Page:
Introduce students to thinking through audio and the annotation process using primary source materials. Understand the unique challenges and opportunities that accompany working with audio, particularly that of a sensitive or challenging nature.
Discuss the context of the chosen audio and provide a content warning, emphasizing the challenges and opportunities that accompany working with challenging or sensitive audio. Apply what they’ve learned about using audio by generating annotations for the Beecher clip, preferably in groups.

Key Questions

Helpful Resources for Lesson

Lesson Plan Agenda

1. Considering ‘Criminal Syndicalism’ Audio (6min)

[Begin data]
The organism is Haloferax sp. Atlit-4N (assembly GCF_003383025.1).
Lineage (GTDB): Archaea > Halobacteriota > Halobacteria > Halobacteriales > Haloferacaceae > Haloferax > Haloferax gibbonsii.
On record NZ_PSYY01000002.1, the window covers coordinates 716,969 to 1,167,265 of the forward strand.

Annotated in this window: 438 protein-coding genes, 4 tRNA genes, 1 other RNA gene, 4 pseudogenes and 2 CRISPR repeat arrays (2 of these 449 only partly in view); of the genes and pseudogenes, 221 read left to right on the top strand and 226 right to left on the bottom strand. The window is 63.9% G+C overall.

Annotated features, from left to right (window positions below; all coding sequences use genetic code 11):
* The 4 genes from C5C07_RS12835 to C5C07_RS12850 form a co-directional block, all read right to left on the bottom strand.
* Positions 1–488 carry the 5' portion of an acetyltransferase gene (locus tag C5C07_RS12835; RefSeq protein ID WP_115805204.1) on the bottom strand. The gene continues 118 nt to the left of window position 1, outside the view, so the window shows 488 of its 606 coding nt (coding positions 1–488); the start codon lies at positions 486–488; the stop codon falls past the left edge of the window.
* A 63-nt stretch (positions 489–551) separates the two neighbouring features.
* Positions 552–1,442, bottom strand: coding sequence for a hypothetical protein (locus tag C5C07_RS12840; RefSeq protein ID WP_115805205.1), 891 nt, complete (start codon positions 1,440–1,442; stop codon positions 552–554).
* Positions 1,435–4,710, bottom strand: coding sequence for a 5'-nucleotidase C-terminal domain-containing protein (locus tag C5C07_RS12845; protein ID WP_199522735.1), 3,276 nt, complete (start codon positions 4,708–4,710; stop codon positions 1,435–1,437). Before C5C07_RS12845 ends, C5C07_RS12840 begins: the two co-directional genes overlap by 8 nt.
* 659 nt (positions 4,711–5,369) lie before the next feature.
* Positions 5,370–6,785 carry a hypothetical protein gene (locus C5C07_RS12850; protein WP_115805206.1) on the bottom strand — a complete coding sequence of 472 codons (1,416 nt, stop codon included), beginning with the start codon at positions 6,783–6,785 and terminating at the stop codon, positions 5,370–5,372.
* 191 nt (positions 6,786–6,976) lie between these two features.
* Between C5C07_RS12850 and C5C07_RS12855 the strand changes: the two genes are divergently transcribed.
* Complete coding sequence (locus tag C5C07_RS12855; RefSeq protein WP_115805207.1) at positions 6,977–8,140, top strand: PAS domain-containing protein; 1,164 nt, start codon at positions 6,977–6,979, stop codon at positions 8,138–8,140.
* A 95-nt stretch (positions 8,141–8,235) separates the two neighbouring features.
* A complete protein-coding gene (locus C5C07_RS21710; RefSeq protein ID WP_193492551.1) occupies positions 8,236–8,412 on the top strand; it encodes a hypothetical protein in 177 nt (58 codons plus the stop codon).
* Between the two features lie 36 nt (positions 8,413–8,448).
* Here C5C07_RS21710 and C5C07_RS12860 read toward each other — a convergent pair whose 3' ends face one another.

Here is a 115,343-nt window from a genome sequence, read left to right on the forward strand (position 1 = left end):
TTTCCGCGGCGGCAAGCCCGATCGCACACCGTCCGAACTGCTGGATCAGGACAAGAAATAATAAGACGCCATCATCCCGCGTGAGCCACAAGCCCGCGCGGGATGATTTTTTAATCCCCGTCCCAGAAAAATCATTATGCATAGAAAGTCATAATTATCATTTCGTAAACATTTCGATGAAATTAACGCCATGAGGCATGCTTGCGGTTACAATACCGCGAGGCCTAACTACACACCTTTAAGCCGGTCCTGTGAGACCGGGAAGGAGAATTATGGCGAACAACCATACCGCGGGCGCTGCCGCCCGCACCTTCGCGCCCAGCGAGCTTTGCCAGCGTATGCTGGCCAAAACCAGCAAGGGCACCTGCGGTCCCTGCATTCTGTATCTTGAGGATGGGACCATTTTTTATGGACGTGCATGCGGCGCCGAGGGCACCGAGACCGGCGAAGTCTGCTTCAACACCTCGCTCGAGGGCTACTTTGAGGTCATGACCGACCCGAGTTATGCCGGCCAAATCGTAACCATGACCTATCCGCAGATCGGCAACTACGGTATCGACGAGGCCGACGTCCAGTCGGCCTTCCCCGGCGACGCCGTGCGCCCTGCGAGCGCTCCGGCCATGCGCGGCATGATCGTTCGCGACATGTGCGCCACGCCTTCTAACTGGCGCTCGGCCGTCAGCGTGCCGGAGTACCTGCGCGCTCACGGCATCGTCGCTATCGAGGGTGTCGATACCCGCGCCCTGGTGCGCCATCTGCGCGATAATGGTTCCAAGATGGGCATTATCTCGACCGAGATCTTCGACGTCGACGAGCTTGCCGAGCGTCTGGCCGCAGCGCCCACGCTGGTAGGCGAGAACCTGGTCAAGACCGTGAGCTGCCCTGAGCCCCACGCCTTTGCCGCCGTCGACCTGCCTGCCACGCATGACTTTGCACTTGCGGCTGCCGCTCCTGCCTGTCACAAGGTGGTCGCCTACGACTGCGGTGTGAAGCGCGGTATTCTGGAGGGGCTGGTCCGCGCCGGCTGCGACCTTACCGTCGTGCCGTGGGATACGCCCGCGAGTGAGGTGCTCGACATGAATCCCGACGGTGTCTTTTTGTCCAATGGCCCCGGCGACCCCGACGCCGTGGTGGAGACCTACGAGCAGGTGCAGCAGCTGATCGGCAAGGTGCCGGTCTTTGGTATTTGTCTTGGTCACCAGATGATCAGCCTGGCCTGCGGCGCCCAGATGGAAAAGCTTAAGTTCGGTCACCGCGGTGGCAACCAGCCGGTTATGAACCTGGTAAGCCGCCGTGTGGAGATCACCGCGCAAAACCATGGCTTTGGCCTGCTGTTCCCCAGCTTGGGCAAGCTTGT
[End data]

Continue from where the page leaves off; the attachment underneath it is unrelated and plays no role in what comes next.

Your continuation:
How do I think critically about and work with audio? Where do I listen for and make meaning in audio?

  1. Reiterate content Warning.
  2. General experiences listening to audio.
  3. What do you want to know more about?

2. Analysis and Potential Annotation Routes (20min)

How do we discuss and annotate this audio? What are some potential annotation routes?

If it is necessary to break the lesson up into multiple days, this activity would be a good stopping point.

  1. Social/Historical Context of Recording.
  2. Relisten to the Lesson Clip and Note Observations.
  3. Consider Potential Annotation Routes.

3. Further Analysis and Annotation in Groups (8-10min)

  1. Relisten to the clip.
  2. Decide on categories for annotation and begin generating annotations.

4. Presentation (8min)

Here, instructors should offer evaluative comments.

Extension Activity: Commenting Using Hypothesis (10min or homework)

Additional Resources

Working with Sensitive Archival Material:

Classroom/Education Resources (Emphasis on Trauma-informed Pedagogy):

Social Annotation: